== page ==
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The principle of American federalism, created in the eighteenth century, was bold and has greatly affected U.S. history. Its influence continues today. During the late 1780s the debates over ratification of the Constitution by Federalists and Anti-Federalists shaped controversies concerning the rights and powers of states in relation to the federal government. The Framers of the Constitution created a federal system with a national government strong enough to unify the states in their pursuit of common goals without completely robbing the states of their independence. If they had not done so, it is unlikely that the ratifying conventions in the several states would have approved the Constitution. Indeed, the inclusion of the federal principle in the Constitution was a critical factor in its ratification. The benefits of federalism, however, have reached far beyond the ratification debates.
Federalism in the United States has evolved quite a bit since it was first implemented in 1787. In that time, two major kinds of federalism have dominated political theory.
The first, dual federalism, holds that the federal government and the state governments are co-equals, each sovereign. In this theory, parts of the Constitution are interpreted very narrowly, such as the 10th Amendment, the Supremacy Clause, the Necessary and Proper Clause, and the Commerce Clause. In this narrow interpretation, the federal government has jurisdiction only if the Constitution clearly grants such. In this case, there is a very large group of powers belonging to the states, and the federal government is limited to only those powers explicitly listed in the Constitution.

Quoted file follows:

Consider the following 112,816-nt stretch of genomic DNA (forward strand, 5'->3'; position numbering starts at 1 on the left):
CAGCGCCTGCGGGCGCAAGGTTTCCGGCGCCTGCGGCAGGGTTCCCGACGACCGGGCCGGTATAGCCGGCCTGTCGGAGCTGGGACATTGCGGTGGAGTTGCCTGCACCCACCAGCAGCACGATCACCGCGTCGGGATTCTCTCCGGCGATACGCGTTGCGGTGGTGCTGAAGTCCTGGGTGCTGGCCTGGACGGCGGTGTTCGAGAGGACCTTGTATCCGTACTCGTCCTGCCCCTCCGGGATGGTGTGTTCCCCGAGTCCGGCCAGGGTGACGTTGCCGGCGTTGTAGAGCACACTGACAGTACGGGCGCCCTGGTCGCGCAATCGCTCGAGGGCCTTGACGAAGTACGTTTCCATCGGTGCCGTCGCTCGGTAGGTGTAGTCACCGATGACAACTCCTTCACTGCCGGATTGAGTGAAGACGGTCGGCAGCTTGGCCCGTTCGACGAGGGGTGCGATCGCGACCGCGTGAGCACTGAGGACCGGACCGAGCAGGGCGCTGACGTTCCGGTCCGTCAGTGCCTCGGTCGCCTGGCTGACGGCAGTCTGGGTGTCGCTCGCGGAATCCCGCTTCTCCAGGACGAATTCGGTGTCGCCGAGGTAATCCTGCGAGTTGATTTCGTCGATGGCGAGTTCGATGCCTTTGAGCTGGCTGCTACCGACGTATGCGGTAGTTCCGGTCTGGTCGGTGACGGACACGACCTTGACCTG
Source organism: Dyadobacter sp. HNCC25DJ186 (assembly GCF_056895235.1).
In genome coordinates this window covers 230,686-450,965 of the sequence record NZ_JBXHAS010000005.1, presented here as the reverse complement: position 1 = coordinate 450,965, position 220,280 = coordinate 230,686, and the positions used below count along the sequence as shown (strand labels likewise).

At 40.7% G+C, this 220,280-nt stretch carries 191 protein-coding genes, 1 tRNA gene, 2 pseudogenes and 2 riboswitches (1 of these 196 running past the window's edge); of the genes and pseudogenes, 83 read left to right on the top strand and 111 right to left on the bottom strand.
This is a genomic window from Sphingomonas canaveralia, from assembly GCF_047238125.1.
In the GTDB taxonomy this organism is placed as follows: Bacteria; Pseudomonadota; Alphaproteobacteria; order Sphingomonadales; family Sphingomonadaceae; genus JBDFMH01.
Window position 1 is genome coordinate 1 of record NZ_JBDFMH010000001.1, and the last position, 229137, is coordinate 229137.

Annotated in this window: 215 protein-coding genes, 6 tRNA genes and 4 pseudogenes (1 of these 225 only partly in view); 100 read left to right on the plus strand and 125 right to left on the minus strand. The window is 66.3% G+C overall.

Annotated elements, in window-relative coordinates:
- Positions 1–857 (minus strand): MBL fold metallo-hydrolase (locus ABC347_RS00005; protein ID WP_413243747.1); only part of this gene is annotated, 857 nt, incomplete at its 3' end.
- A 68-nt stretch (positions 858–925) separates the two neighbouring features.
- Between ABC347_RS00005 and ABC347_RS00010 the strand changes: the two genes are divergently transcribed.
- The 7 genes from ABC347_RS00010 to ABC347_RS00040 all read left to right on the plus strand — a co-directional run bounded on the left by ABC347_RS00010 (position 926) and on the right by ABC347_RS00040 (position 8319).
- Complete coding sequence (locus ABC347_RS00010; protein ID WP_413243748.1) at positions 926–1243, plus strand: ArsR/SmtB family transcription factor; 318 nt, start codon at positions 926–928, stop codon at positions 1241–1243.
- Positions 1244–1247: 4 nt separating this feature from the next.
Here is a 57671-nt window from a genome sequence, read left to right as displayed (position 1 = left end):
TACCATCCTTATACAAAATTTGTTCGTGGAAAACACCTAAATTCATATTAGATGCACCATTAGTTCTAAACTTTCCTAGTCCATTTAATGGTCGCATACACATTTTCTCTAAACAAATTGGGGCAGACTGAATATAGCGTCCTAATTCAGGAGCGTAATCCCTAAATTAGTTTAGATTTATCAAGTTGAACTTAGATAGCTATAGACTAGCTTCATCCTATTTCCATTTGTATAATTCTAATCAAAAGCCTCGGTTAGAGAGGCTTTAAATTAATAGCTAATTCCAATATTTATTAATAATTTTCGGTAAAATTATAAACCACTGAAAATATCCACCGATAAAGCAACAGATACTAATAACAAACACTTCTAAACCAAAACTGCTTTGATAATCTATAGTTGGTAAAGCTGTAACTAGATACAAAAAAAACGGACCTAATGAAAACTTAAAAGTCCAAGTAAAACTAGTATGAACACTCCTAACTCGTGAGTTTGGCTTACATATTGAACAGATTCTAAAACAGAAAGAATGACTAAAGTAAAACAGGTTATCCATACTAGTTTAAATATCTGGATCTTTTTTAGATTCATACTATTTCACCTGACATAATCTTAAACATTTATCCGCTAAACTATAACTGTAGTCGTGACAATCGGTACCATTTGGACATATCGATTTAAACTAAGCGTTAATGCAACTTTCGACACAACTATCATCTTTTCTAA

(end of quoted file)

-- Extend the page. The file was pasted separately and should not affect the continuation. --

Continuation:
The second, cooperative federalism, asserts that the national government is supreme over the states, and the 10th Amendment, the Supremacy Clause, the Necessary and Proper Clause, and the Commerce Clause have entirely different meaning. A good illustration of the wide interpretation of these parts of the Constitution is exemplified by the Necessary and Proper Clause’s other common name: the Elastic Clause.